Author(s): Chabria D, Weintraub RG, Kilpatrick NM
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Abstract Increasing numbers of children are receiving solid organ transplants namely kidney, liver, heart and lung. Patient survival rates following such transplants are essentially good with much of the success attributable to the development of Cyclosporine A (CyA), an immunosuppressive drug, that minimizes organ rejection. However the gingival overgrowth (GO) associated with the use of CyA is not only disfiguring but in paediatric recipients, may interfere with normal oral development and function. OBJECTIVE: The aim of this review is to summarize current knowledge concerning the aetiology, pathogenesis and management of gingival overgrowth. METHODS: Literature pertaining to gingival overgrowth is reviewed with particular reference to the paediatric population. Emphasis is placed on summarizing the evidence pertaining to the effectiveness of intervention. CONCLUSION: CyA undoubtedly causes gingival overgrowth, the effects and levels of which appears to be more severe in younger patients. There is conflicting evidence as to the effectiveness of oral hygiene regimes, antibiotics and surgery in reducing overgrowth. The introduction of an alternative immunosuppressive agent (Tacrolimus) offers potential as it does not appear to cause overgrowth, although research to date is limited by the small sample size of many of the studies. This is an area in which multicentre studies would be of great value.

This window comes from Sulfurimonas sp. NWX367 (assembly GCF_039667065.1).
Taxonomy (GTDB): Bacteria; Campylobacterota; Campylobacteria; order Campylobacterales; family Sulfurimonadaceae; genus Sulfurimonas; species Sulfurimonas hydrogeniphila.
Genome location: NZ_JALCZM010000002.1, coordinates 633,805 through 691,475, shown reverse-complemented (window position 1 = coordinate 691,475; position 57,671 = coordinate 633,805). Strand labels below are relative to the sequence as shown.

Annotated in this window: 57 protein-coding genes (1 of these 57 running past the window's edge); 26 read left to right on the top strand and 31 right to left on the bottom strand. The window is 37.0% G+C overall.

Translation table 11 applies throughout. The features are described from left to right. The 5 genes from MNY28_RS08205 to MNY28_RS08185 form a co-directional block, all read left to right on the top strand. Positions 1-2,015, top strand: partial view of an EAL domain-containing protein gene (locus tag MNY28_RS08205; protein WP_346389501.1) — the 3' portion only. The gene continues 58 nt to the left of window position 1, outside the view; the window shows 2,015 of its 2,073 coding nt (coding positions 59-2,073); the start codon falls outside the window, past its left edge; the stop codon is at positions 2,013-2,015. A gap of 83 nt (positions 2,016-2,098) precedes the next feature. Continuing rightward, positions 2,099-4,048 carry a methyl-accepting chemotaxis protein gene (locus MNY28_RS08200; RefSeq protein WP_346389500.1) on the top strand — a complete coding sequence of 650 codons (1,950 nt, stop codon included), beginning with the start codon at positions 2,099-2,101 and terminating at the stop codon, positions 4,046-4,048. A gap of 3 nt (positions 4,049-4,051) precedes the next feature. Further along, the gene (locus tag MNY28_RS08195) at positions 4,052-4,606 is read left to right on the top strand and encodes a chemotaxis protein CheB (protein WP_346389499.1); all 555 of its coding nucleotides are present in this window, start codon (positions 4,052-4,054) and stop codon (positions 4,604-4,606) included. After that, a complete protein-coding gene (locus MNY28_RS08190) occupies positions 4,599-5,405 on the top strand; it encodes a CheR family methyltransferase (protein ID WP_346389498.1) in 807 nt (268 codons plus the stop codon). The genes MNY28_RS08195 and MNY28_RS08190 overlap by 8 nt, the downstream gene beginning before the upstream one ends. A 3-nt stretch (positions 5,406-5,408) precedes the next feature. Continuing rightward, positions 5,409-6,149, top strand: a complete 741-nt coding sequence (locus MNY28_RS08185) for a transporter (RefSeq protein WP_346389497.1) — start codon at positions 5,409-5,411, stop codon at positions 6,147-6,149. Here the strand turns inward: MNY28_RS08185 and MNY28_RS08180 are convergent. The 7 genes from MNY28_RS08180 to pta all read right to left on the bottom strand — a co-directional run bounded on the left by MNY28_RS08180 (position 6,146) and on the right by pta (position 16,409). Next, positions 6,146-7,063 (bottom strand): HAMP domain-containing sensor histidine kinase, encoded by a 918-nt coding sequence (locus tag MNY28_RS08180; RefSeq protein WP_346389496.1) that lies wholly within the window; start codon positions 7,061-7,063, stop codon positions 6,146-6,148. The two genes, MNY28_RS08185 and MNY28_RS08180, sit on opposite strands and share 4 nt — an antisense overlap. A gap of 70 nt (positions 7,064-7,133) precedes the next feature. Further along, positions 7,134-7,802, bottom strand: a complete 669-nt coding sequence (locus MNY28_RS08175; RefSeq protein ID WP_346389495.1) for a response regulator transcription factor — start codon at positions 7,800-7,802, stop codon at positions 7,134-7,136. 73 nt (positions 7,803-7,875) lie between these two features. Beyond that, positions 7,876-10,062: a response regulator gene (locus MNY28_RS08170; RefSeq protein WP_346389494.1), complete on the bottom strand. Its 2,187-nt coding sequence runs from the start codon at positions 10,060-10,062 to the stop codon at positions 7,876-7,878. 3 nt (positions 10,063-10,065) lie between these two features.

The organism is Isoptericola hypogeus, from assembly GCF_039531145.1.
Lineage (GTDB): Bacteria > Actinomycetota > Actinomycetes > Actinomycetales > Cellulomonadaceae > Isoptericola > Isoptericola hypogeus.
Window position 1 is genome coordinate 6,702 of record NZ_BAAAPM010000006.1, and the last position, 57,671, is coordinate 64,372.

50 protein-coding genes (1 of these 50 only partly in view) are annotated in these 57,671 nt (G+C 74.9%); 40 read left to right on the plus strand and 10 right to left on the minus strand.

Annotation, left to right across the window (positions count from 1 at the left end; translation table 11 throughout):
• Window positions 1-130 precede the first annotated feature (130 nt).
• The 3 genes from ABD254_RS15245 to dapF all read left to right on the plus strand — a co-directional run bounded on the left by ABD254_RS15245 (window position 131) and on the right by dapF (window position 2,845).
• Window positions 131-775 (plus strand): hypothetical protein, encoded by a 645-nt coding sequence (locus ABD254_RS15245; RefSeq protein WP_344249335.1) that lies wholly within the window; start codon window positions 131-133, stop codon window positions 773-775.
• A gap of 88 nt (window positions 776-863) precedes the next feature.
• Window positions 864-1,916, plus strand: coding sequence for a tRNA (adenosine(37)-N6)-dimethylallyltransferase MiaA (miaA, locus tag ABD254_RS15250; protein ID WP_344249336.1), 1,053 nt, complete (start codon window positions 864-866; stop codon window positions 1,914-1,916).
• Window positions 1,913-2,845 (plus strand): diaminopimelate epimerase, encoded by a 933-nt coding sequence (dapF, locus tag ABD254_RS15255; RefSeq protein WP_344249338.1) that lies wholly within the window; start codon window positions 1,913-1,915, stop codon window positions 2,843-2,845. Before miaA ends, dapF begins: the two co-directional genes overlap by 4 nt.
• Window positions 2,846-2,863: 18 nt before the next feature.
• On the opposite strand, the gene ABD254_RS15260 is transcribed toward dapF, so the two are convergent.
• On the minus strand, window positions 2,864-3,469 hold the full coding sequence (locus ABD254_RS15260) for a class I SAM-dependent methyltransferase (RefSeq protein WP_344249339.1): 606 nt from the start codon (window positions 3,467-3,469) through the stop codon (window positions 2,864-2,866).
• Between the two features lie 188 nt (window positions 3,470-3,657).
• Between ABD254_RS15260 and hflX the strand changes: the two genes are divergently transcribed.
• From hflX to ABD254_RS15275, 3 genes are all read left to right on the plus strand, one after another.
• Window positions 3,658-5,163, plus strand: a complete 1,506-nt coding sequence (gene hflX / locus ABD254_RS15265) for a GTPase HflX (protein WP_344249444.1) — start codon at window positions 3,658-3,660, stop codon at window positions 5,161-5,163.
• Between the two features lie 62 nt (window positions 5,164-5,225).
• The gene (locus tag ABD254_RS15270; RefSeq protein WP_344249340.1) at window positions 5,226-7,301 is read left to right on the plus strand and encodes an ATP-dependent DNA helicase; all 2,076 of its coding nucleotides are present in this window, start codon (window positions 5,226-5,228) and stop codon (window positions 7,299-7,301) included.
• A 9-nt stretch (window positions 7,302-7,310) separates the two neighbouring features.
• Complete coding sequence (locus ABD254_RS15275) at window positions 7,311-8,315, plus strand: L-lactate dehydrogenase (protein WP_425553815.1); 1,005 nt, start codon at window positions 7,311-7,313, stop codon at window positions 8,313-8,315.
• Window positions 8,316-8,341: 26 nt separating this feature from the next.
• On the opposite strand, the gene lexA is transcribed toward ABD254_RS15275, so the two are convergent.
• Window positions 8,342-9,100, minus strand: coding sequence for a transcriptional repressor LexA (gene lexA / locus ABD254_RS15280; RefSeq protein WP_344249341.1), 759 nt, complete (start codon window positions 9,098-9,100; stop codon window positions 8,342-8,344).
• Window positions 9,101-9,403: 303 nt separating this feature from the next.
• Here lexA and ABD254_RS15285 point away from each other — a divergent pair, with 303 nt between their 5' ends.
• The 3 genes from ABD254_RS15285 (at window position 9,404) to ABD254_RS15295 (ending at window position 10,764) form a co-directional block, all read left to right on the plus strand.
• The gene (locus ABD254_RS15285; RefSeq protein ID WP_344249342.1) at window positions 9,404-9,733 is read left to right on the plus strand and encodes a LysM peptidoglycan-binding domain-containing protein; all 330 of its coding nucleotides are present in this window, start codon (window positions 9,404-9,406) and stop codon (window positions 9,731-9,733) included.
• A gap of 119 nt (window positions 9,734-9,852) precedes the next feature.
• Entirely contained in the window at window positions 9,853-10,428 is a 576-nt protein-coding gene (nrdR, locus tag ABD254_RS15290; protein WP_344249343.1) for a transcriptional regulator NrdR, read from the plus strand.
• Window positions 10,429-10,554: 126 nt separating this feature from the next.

This article was published in Int J Paediatr Dent
and referenced in JBR Journal of Interdisciplinary Medicine and Dental Science